Hwang J.J., Yamakawa T. and Aoki I. 2007. Growth of wild pearl oysters Pinctada fucata, Pinctada margaritifera and Pinctada sugillata (Bivalvia:

Pteriidae) in Taiwan. Fish. Sci. 73: 132141.

Hynd, J.S. 1955. A revision of the Australian pearl shells genus Pinctada (Lamellibranchia). Aust. J. Mar. Freshw. Res.6: 98-137.

Leighton, D.L. 1979. A growth for the rock scallop Hinnites multirugosus held at several depths, California. Marine Biology.51: 229-232.

Monterosato, T.A. 1878. Enumerazione e sinonimia delle conchiglie Mediterranee. Giornale di scienze naturali ed economiche di Palermo.13:

61-113.

Pouvreau, S.; Tiapari, J.; Gangnery, A.; Lagarde, F.; Garnier, M.; Teissier, H.; Haumani, G.; Buestel, D., and Bodoy, A. 2000. Growth of the black-lip pearl oyster Pinctada margaritifera, in suspended culture under hydro biological conditions of Takapoto lagoon (French Polynesia). Aquaculture. 184: 133-154.

Quayle, D. B., and Newkirk, G. F. 1989. Farming Bivalve Molluscs:

Methods for Study and Development, Advanced in World Aquaculture, Volume 1; International Development Research Centre; Canada; 294 pp.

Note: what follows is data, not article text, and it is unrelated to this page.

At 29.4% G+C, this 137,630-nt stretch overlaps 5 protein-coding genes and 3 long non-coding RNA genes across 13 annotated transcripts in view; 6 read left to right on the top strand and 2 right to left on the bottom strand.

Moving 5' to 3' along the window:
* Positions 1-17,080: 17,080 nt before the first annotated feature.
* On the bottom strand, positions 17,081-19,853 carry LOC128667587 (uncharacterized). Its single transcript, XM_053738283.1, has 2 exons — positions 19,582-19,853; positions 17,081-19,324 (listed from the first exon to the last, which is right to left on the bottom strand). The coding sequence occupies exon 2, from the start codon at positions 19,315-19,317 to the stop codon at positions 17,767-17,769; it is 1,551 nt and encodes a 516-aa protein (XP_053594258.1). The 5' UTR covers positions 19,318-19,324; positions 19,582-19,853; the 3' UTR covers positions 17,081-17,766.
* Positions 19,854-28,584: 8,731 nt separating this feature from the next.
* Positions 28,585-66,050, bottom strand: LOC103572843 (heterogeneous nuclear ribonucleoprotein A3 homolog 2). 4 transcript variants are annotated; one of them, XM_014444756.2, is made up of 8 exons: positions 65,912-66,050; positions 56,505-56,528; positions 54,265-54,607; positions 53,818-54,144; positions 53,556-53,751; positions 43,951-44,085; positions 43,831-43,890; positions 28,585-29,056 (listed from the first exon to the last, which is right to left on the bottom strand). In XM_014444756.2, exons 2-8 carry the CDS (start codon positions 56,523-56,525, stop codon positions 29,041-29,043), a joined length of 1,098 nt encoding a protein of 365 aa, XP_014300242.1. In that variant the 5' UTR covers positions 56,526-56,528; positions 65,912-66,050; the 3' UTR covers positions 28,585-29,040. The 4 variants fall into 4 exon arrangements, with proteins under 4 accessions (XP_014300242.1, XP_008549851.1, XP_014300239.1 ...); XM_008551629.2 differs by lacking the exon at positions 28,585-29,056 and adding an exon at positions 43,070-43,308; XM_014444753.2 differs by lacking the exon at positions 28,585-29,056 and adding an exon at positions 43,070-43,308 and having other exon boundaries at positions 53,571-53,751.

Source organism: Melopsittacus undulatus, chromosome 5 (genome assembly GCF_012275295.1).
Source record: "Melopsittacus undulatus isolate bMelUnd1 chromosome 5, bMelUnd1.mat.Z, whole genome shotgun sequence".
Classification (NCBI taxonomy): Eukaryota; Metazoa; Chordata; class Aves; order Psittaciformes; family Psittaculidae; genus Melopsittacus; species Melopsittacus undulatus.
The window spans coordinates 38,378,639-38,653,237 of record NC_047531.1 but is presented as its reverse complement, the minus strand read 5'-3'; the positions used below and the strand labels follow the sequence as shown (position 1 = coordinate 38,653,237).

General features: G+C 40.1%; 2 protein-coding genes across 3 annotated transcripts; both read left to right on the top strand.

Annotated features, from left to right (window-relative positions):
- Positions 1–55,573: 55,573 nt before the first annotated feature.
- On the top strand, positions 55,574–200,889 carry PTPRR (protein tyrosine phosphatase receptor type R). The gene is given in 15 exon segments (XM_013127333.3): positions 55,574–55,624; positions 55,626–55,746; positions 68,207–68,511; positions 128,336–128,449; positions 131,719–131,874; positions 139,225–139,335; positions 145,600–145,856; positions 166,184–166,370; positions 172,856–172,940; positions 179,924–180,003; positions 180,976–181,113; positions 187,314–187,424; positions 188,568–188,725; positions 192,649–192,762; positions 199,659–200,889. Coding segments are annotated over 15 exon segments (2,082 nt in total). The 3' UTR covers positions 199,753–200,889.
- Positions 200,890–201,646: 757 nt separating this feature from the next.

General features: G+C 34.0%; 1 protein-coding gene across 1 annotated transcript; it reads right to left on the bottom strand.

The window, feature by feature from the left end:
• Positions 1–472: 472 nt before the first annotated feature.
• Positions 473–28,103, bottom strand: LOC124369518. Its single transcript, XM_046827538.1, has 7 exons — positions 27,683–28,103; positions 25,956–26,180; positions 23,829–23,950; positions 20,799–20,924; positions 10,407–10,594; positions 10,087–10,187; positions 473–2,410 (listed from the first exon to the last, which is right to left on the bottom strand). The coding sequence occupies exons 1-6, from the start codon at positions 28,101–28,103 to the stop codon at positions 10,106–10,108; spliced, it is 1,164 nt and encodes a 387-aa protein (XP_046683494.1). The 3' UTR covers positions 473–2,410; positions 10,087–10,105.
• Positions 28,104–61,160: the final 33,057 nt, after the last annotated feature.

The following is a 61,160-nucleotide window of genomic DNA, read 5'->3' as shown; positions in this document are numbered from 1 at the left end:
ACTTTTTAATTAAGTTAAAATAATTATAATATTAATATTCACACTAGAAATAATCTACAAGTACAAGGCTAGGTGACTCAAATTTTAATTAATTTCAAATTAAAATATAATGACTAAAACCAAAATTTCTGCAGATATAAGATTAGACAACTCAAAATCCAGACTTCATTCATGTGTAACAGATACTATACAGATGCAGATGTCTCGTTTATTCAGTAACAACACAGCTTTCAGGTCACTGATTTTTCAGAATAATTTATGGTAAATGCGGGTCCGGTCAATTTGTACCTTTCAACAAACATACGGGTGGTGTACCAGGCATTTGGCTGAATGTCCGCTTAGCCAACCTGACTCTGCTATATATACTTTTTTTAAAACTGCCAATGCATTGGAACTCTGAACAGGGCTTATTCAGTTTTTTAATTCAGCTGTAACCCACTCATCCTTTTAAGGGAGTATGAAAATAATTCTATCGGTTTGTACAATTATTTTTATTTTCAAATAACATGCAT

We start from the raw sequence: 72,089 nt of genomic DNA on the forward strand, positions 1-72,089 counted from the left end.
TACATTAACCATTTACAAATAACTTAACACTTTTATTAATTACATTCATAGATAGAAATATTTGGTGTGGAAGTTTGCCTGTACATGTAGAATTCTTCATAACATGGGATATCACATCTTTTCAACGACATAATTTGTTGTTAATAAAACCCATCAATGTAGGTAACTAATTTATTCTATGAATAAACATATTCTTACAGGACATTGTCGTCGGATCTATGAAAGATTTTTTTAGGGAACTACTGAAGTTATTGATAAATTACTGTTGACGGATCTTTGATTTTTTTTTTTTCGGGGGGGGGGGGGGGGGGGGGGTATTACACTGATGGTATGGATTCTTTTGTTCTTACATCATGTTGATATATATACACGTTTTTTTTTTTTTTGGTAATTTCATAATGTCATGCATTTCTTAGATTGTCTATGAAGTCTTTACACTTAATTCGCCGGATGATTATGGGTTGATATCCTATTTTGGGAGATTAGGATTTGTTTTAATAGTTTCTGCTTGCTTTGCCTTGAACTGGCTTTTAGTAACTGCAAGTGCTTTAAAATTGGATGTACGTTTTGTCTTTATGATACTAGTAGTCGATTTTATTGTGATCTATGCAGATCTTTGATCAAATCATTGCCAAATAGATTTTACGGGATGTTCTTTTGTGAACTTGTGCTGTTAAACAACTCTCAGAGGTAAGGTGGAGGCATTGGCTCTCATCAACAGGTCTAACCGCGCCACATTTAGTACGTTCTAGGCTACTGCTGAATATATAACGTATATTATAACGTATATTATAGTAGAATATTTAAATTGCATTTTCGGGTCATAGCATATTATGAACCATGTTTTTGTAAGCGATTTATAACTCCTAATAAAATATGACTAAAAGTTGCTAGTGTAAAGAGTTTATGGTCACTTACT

Seed, R. 1968. Factors influencing shell shape in the mussel Mytilius edulis. J. Mar. Bio. Ass. UK. 48: 561-581.

Seurat L.G. 1929. Observations sur les limites, les faci`es et les associations animales de l’étage intercotidal de la petite Syrte (Golfe de Gab`es). Bull. Inst. Nat. Sci. Techn.Mer.Salammbô.3: 171.

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Thompson, R.J. 1984. Production, reproductive effort, reproductive value and reproductive cost in a population of the blue mussel Mytilus edulis from a subartic environment. Mar. Ecol. Prog. Ser. 16: 249-257.

Tlig-Zouari S. 1993. Contribution `a l’étude écobiologique de deux esp`eces de mollusques lamellibranches Pinctada radiate (Leach, 1814) et Pinna nobilis, Linné 1758 des ˆıles Kerkennah.Th`ese en Sciences, Eco- biologie marine, Université de Tunis, Faculté des Sciences de Tunis.215 pp.

Tlig-Zouari S.; Rabougi, L.; Irathni, I; Diwara, M., and Ben Hassine, OK. 2010. Comparative morphometric study of the invasive pearl oyster Pinctada radiata along the Tunisian coastline. Biologia.65: 294-300.